Tickling, the act of lightly touching someone else's skin to make them laugh or squirm, is caused by stimulating nerve endings. Nerves run throughout the body, sending signals from the skin and internal organs to the brain, where they are translated into sensations. The sensation of tickling occurs when nerve endings are unexpectedly touched lightly. Expected touches or heavier touches do not generally result in a tickle, and we cannot tickle ourselves.
Ticklish Places and Nerve Endings
Nerve endings can be found at many locations on the body, including the armpits, back and chest. According to scientist Christine Harris, who studies ticklish behaviour and laughter, feet are one of the most ticklish places on the body for many people because of the many nerve endings there.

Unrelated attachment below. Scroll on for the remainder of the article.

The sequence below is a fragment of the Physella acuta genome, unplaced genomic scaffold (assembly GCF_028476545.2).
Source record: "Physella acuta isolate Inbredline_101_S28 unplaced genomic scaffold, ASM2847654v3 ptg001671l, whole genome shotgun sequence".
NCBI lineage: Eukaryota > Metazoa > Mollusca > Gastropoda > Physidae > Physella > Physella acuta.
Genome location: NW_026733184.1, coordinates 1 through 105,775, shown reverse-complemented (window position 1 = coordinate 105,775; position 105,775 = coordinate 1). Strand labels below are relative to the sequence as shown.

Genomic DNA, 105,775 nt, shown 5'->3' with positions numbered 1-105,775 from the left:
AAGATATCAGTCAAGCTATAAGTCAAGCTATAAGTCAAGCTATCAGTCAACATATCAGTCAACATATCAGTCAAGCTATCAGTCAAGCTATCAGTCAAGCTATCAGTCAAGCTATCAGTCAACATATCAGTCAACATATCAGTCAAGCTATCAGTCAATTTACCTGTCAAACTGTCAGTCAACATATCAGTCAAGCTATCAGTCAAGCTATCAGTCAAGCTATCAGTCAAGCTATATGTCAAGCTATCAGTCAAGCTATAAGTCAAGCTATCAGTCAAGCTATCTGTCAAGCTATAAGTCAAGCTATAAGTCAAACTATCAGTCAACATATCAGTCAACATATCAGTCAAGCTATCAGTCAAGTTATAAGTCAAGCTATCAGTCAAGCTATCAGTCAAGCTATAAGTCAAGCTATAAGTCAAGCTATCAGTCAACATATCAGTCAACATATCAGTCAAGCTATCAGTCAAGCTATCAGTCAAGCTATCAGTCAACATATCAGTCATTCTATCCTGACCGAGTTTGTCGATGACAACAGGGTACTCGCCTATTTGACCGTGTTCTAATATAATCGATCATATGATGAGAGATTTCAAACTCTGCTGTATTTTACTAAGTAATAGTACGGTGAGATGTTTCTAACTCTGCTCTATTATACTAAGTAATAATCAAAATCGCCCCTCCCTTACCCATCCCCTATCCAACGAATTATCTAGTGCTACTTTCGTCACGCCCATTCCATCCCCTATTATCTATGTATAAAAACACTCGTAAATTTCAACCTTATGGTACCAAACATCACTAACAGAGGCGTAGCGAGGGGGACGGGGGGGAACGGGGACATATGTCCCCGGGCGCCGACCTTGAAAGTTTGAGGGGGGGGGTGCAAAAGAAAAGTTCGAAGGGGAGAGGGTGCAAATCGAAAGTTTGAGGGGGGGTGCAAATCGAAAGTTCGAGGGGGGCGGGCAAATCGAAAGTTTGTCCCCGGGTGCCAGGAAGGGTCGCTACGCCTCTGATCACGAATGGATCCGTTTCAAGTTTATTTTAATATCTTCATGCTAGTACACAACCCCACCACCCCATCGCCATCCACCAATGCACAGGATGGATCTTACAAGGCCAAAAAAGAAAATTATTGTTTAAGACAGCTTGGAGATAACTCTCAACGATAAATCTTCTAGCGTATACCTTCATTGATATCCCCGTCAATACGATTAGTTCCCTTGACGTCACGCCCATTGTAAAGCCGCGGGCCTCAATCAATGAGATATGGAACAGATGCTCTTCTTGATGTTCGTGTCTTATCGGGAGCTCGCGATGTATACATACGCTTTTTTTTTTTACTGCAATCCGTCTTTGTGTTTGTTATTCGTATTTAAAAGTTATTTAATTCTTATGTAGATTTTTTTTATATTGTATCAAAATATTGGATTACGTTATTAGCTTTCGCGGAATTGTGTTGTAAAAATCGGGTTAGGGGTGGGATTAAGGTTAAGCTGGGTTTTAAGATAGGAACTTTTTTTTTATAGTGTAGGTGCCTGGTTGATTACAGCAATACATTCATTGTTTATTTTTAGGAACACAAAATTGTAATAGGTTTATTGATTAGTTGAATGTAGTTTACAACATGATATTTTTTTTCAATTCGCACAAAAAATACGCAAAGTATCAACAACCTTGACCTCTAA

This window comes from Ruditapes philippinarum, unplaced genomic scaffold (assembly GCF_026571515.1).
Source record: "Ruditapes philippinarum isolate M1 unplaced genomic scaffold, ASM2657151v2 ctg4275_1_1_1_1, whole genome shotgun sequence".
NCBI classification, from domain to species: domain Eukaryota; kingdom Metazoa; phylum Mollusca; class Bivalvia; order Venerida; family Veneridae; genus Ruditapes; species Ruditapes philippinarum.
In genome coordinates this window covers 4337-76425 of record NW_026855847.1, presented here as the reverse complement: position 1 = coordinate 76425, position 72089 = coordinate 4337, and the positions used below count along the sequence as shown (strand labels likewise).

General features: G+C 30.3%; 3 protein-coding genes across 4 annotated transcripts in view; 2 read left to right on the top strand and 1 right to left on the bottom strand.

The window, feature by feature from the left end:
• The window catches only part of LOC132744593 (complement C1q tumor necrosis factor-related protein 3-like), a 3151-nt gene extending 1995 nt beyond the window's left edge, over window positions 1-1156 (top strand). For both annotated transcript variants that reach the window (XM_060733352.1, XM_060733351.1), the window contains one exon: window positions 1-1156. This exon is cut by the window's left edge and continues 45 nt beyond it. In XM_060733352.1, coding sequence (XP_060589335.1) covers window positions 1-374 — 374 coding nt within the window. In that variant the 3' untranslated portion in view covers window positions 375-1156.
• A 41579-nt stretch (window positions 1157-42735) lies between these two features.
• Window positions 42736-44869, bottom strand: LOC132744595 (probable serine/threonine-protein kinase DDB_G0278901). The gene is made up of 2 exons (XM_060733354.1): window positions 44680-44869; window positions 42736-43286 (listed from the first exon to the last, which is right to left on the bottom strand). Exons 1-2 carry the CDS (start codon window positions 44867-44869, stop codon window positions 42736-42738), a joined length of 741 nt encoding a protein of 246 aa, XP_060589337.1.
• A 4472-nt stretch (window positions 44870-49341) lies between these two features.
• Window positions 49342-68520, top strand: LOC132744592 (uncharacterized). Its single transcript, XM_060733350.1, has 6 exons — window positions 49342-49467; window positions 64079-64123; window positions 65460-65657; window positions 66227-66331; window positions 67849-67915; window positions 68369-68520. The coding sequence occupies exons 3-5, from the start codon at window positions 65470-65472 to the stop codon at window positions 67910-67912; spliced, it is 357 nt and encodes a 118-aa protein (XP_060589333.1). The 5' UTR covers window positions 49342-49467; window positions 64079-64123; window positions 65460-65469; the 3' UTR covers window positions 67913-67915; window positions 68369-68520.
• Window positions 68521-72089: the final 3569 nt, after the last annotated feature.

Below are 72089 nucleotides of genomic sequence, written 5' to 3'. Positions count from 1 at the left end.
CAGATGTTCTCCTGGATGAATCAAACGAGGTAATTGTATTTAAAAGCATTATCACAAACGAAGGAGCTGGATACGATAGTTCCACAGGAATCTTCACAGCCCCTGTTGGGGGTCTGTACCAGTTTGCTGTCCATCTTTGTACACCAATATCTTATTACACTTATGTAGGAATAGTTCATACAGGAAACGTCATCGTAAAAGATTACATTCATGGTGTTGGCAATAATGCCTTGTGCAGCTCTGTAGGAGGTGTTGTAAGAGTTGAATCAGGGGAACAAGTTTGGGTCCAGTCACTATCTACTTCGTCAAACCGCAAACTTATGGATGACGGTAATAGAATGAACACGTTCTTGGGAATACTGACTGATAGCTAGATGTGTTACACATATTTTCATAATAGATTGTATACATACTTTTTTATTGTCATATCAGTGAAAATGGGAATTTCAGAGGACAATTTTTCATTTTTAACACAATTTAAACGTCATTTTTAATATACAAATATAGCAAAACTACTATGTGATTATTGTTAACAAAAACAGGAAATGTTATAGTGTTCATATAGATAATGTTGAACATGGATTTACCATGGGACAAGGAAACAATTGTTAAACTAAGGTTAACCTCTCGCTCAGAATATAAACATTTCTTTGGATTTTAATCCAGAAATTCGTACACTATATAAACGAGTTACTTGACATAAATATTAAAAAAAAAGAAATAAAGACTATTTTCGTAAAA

While for most people tickling causes laughter--a reaction that stems from the unexpectedness of the tickle and constant movement of touch--tickling can also be unpleasant. Overstimulating nerve endings through tickling can become painful if it is continued for long periods or if a person is more sensitive than most to the sensation.
Some scientists see tickling and tickle play as an early system for teaching the body self-defence. Tickle fights teach young humans and primates where they are sensitive, how much touch they can tolerate and how to protect sensitive areas.